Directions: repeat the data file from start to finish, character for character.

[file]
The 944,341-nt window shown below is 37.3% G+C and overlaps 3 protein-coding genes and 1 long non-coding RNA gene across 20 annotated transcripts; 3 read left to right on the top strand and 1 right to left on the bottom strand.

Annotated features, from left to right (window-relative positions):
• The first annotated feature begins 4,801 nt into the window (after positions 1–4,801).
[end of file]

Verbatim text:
The 944,341-nt window shown below is 37.3% G+C and overlaps 3 protein-coding genes and 1 long non-coding RNA gene across 20 annotated transcripts; 3 read left to right on the top strand and 1 right to left on the bottom strand.

Annotated features, from left to right (window-relative positions):
• The first annotated feature begins 4,801 nt into the window (after positions 1–4,801).